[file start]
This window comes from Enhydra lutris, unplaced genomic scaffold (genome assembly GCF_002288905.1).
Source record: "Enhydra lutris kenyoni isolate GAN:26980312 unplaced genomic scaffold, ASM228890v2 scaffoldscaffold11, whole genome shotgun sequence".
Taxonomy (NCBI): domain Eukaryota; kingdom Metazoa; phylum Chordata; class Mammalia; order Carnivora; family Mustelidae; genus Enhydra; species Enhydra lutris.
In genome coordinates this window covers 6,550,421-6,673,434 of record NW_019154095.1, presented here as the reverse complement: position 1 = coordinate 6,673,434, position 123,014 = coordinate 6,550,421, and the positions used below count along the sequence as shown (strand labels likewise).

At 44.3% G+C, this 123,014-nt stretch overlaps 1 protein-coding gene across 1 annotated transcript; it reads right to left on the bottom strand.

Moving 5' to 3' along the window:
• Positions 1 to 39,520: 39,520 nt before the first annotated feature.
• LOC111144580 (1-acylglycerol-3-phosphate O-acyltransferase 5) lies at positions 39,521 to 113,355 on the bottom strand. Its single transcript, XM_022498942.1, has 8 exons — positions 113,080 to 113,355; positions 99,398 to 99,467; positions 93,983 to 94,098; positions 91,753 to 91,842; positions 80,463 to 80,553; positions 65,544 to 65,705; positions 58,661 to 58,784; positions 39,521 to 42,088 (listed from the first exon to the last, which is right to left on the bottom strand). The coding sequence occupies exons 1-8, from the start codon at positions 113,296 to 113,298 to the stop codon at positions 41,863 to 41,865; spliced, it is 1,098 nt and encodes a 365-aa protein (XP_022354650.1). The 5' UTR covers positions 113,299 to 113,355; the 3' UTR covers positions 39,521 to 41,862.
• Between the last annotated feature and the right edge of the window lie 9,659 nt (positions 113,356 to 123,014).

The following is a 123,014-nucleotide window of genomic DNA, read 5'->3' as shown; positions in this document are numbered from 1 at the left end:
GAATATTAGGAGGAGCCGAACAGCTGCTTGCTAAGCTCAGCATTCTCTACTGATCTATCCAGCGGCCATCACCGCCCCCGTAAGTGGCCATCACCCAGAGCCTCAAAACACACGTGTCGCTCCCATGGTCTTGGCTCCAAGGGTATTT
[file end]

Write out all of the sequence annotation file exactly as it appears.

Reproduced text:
This window comes from Enhydra lutris, unplaced genomic scaffold (genome assembly GCF_002288905.1).
Source record: "Enhydra lutris kenyoni isolate GAN:26980312 unplaced genomic scaffold, ASM228890v2 scaffoldscaffold11, whole genome shotgun sequence".
Taxonomy (NCBI): domain Eukaryota; kingdom Metazoa; phylum Chordata; class Mammalia; order Carnivora; family Mustelidae; genus Enhydra; species Enhydra lutris.
In genome coordinates this window covers 6,550,421-6,673,434 of record NW_019154095.1, presented here as the reverse complement: position 1 = coordinate 6,673,434, position 123,014 = coordinate 6,550,421, and the positions used below count along the sequence as shown (strand labels likewise).

At 44.3% G+C, this 123,014-nt stretch overlaps 1 protein-coding gene across 1 annotated transcript; it reads right to left on the bottom strand.

Moving 5' to 3' along the window:
• Positions 1 to 39,520: 39,520 nt before the first annotated feature.
• LOC111144580 (1-acylglycerol-3-phosphate O-acyltransferase 5) lies at positions 39,521 to 113,355 on the bottom strand. Its single transcript, XM_022498942.1, has 8 exons — positions 113,080 to 113,355; positions 99,398 to 99,467; positions 93,983 to 94,098; positions 91,753 to 91,842; positions 80,463 to 80,553; positions 65,544 to 65,705; positions 58,661 to 58,784; positions 39,521 to 42,088 (listed from the first exon to the last, which is right to left on the bottom strand). The coding sequence occupies exons 1-8, from the start codon at positions 113,296 to 113,298 to the stop codon at positions 41,863 to 41,865; spliced, it is 1,098 nt and encodes a 365-aa protein (XP_022354650.1). The 5' UTR covers positions 113,299 to 113,355; the 3' UTR covers positions 39,521 to 41,862.
• Between the last annotated feature and the right edge of the window lie 9,659 nt (positions 113,356 to 123,014).

The following is a 123,014-nucleotide window of genomic DNA, read 5'->3' as shown; positions in this document are numbered from 1 at the left end:
GAATATTAGGAGGAGCCGAACAGCTGCTTGCTAAGCTCAGCATTCTCTACTGATCTATCCAGCGGCCATCACCGCCCCCGTAAGTGGCCATCACCCAGAGCCTCAAAACACACGTGTCGCTCCCATGGTCTTGGCTCCAAGGGTATTT